Earlier this week, Music Box Theater issued a press release announcing Katie Rife as the new Senior Programmer for Cinepocalypse 2020. Ostensibly the fourth year of this annual event, Rife’s introduction, coupled with public statements by the festival’s founder, Josh Goldbloom, mark a noticeable change in direction. Following the public announcement, Goldbloom cited “a dispute with the Music Box Theatre GM” while explaining that neither he nor his programming team would be involved with this year’s festival. He further took issue with continued use of the name, saying “This is not Cinepocalypse, and the announcement of it as such is careless, deceptive, and disrespectful.”

“This is not Cinepocalypse”

Music Box Theater has hosted the Cinepocalypse festival since its inception in 2017, and now claims ownership of the festival name. Goldbloom, who still tweets from “@cinepocalypse”, disputes this claim in no uncertain terms. He released a follow-up statement explaining that he “requested that the name ‘Cinepocalypse’ not be used without [his] consent.” He mentioned an unspecified dispute involving “unprofessional behavior towards a colleague by a Music Box Theater employee” and lamented budget cuts, a smaller staff, and a smaller schedule. Goldbloom concluded saying “I challenge their motives, their use of the name, and their complete disregard of your expectations.”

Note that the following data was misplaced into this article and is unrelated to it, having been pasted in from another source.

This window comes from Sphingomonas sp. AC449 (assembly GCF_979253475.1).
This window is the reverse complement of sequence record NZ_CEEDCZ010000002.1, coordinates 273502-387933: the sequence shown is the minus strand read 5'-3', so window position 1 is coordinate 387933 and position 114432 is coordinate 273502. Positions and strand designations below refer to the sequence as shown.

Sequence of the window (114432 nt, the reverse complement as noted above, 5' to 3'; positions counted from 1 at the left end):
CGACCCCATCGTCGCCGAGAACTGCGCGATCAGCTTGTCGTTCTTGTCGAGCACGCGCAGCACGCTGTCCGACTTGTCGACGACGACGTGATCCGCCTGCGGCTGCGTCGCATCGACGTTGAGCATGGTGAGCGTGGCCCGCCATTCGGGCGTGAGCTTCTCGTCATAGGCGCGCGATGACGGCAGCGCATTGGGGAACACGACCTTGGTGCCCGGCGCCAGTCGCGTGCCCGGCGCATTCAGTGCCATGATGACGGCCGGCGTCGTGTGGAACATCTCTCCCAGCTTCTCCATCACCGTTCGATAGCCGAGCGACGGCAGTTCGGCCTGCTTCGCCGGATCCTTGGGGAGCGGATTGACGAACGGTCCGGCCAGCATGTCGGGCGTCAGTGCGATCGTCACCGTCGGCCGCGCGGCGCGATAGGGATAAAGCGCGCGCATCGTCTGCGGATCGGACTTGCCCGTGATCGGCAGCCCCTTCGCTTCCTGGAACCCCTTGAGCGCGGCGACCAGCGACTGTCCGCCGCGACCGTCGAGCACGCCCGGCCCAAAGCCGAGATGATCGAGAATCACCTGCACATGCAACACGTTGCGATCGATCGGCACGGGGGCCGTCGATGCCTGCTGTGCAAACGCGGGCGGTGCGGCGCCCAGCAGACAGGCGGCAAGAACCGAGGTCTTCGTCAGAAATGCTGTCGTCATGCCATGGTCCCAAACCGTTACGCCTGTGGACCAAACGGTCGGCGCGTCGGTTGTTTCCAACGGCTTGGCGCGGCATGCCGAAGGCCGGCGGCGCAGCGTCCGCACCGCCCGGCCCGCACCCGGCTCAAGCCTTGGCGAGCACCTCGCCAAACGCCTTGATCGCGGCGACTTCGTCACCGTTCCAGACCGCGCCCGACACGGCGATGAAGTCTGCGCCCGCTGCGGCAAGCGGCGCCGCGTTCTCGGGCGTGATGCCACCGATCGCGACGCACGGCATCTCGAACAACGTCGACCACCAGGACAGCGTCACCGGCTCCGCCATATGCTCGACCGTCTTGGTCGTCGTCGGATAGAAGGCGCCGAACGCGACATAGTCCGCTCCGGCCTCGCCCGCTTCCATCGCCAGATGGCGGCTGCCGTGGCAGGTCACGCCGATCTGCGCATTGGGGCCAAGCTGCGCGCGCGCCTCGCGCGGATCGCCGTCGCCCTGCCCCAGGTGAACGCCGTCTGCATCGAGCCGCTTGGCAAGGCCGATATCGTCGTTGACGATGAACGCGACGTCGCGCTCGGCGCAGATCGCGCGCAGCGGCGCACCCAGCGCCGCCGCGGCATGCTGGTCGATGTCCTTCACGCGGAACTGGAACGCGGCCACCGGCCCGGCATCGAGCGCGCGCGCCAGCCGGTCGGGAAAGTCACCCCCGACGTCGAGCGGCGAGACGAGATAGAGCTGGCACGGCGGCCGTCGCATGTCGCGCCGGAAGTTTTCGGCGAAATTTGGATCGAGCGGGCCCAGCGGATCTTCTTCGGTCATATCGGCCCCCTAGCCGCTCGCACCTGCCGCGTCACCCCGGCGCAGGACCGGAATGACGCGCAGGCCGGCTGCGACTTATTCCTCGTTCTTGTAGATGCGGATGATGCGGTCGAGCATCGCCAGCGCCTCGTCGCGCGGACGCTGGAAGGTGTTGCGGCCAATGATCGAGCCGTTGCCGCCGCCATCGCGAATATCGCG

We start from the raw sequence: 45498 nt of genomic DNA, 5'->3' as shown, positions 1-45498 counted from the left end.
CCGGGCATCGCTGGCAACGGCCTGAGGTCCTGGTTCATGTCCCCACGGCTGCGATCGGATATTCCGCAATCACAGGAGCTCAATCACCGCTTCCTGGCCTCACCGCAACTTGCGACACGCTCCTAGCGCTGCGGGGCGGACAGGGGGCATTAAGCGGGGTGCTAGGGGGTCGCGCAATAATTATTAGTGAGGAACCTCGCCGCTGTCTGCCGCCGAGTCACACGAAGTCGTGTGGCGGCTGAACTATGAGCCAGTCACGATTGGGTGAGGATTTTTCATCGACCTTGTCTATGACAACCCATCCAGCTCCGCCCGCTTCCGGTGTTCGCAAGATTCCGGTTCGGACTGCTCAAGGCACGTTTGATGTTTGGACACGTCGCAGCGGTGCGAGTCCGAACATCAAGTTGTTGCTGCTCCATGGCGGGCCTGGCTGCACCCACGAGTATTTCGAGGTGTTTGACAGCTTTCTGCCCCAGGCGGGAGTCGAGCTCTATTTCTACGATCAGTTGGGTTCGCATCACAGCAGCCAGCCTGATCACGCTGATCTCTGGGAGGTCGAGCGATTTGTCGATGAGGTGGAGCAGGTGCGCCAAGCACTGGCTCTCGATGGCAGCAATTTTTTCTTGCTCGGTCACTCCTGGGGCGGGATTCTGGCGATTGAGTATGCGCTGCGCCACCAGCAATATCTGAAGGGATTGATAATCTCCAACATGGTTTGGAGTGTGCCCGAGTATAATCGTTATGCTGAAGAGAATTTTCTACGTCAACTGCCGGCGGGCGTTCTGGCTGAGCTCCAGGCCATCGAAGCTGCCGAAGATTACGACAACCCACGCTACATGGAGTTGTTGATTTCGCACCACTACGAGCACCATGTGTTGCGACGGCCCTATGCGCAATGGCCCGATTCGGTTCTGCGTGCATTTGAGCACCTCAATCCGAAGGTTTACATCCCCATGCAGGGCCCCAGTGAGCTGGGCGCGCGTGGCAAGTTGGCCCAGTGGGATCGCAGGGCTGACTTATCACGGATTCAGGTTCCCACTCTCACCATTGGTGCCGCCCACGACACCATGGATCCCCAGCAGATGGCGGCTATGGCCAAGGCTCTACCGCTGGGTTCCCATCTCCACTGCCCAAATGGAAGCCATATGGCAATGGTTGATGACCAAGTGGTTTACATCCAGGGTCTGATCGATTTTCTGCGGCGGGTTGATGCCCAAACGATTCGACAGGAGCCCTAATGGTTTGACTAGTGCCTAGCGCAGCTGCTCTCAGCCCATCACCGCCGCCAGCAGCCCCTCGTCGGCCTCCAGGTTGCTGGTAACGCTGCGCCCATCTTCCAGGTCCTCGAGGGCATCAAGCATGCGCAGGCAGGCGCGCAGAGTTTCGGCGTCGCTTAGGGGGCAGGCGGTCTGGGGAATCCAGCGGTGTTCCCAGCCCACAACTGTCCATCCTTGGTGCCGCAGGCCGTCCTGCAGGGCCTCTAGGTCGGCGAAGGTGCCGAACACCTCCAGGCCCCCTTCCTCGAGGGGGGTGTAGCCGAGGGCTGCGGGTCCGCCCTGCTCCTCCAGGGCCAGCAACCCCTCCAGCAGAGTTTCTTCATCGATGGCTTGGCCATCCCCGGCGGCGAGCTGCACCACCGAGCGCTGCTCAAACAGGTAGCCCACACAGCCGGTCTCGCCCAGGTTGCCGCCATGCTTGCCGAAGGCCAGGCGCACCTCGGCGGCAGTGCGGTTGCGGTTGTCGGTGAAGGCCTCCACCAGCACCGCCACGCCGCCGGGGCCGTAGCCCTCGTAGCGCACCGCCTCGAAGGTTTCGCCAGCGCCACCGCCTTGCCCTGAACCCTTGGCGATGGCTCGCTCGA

However, the Music Box Theater has released a statement of its own promising to increase the programming team and citing an independent contractor agreement between Goldbloom and Music Box. The portion of the independent contractor agreement made public by Music Box does state that Goldbloom “has no claim to or ownership of the name ‘Cinepocalypse.’ ” Goldbloom responded by publishing a portion of his attorney’s response, disputing Music Box’s reliance on the documents it referenced.

In addition, Music Box has claimed ownership of the festival name by filing a trademark application with the US Patent and Trademark Office. The application, filed by lawyers at Taft Stettinius & Hollister LLP, lists Southport Music Box Corporation as the owner of the name ‘Cinepocalypse.’ And, as you might suspect, Southport is the corporate owner of Music Box Theater.

Goldbloom “has no claim to or ownership of the name ‘Cinepocalypse.'”

While Southport’s application asserts sole ownership of the name–under threat of some pretty serious penalties, mind you–the owner of a trademark is the one who makes use of it in a commercial setting (e.g. promoting a film festival). In addition, it’s possible for a trademark to be co-owned by two different parties (e.g. two parties collaborating on a project). Setting aside whether Goldbloom is the rightful owner of the name, if he merely has rights in common with Southport then the latter’s trademark application may very well be void.

For example, in a 2017 trademark dispute, an application was challenged by a former business partner of the applicant. In that case, the challenger established that it had at least some ownership claim. Thus, the application was voided since the applicant lacked an exclusive ownership claim, and in the case of a co-owned trademark the application must name all of the co-owners.